What Are Rabbit Pellets Made Of (Ingredients, Nutritions, Facts)

What Are Rabbit Pellets Made Of
What Are Rabbit Pellets Made Of

A good rabbit pellet is made from a base of hay mixed with other ingredients found in plants and grains. A quality rabbit pellet will not have chunks or colors. A healthy rabbit pellet should be a neutral color and should be uniform in appearance.

What Ingredients Should be in A Quality Rabbit Pellet? A Quality Rabbit Pellet Contains a Base of Either Timothy Hay or Alfalfa Hay, Which Should be Fed to Your Rabbit Dependent on Their Age. A Good Rabbit Pellet Will Only Contain Hay and Herbs. If a Hay Contains Whole Dried Fruit, Seeds, or Nuts, this is Not a Healthy Rabbit Pellet. There Should be No Obvious Colors, It Should Look Very Bland. When Looking at Rabbit Pellets, You Should Look at the Guaranteed Analysis on the Label to Learn How Many Critical Ingredients are in the Formula. This is Usually Calculated by Percentage. What Specific Groups and Ingredients can Rabbit Pellets be Made Of?

Group Ingredients
Animal Products (Should not be in rabbit feed). Bone meal, blood meal, fish meal, feathers.
Animal protein products (Should not be found in rabbit feed). Hydrolyzed poultry feathers, fish meal, milk products, and other items which are not natural to a rabbit’s digestive tract.
Forage products Alfalfa meal, grass hay, soybean hay, lespedeza meal, dehydrated silages.
Grain products Barley, oats, wheat, corn, rice, rye.
Molasses products Beet or sugar cane molasses, beet pulp.
Processed grain byproducts Wheat millings, corn, gluten feed, rice bran, wheat bran, brewers’ dried grains, distilled dried grains.
Plant protein products Cottonseed, soybean, canola, peanut, linseed and sunflower meals, cultured yeast.
Roughage products Hulls of cottonseed, soybeans, oats, peanuts, rice; apple products, beet pulp, citrus pulp.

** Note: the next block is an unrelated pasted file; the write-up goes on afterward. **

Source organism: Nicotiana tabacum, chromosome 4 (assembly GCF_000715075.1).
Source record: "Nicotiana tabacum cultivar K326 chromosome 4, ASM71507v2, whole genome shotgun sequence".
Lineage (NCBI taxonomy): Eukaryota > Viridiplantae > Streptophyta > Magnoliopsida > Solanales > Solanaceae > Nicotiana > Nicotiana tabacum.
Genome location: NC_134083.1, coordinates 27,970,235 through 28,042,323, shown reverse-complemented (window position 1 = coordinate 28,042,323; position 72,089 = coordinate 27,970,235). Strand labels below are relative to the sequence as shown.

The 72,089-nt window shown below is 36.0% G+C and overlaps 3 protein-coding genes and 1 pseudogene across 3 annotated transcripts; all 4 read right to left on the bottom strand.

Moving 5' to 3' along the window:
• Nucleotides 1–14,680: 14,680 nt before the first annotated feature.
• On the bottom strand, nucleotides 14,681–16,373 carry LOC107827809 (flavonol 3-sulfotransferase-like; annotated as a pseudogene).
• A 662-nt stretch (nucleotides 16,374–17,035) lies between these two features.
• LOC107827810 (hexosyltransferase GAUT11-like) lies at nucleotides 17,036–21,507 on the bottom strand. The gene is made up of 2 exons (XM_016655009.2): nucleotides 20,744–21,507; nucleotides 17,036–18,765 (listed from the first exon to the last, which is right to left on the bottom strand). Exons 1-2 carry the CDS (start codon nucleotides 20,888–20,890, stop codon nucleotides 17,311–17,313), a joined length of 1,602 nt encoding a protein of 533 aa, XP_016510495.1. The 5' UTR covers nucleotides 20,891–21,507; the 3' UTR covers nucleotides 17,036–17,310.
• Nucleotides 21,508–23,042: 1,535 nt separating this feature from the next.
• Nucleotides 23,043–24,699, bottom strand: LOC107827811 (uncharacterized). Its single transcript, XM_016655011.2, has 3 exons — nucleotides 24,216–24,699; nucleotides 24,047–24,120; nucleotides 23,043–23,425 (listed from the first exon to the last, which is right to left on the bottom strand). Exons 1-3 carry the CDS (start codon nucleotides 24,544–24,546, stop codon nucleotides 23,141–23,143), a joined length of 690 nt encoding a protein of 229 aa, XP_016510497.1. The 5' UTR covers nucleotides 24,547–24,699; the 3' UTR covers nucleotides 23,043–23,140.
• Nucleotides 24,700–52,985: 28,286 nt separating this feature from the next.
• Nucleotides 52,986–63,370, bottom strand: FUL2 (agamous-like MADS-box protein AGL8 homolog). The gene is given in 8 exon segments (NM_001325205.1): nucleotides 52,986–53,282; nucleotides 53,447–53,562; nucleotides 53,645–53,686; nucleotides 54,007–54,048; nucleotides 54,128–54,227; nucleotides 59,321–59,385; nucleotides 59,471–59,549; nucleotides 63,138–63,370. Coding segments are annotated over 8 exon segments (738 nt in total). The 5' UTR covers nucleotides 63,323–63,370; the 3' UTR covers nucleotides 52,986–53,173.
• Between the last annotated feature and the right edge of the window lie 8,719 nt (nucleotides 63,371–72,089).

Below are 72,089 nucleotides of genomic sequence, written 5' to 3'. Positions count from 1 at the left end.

Specific Ingredient What is It?
Acetic Acid Mold inhibitor
Ammonium Hydroxide Mold inhibitor
Ascorbic Acid Source of Vitamin C
Beet PulpFibrous material left over after
the sugar is extracted from sugar beets.
An energy concentrate high in highly
digestible fiber, pectin’s, and sugars.
Benzoic Acid Mold inhibitor
Calcium Carbonate or LimestoneCalcium ingredient
Calcium Propionate Mold inhibitor
Canola MealProduced from canola seed
following oil extraction. Protein ingredient.
Choline Chloride Choline, or vitamin B4.
Citric AcidPreservative. Also, a growth
and immunity promoter.
Corn Gluten Meal Added for palatability
Lactobacillus Probiotic/prebiotic
Lignin Sulfonate A by-product from making paper.
Used as a pellet binder.
Non-Dietary Nitrogen (NDN) Should not be found in rabbit food.
Rabbits do not utilize NDNs well
and can cause toxicity.
Magnesium Oxide Magnesium ingredient
Mixed Tocopherols Source of Vitamin E. They are
antioxidants found in nature and
are used in fats, oils, and in a wide
range of fat-containing food and
feed products and contain natural
mixtures of d-alpha, beta, gamma,
and delta tocopherols.
Molasses or Cane Molasses Added for palatability and
as a binder. High in magnesium.
Monosodium Phosphate Phosphate ingredient
Oat Mill By-Product Brans or middlings. Obtained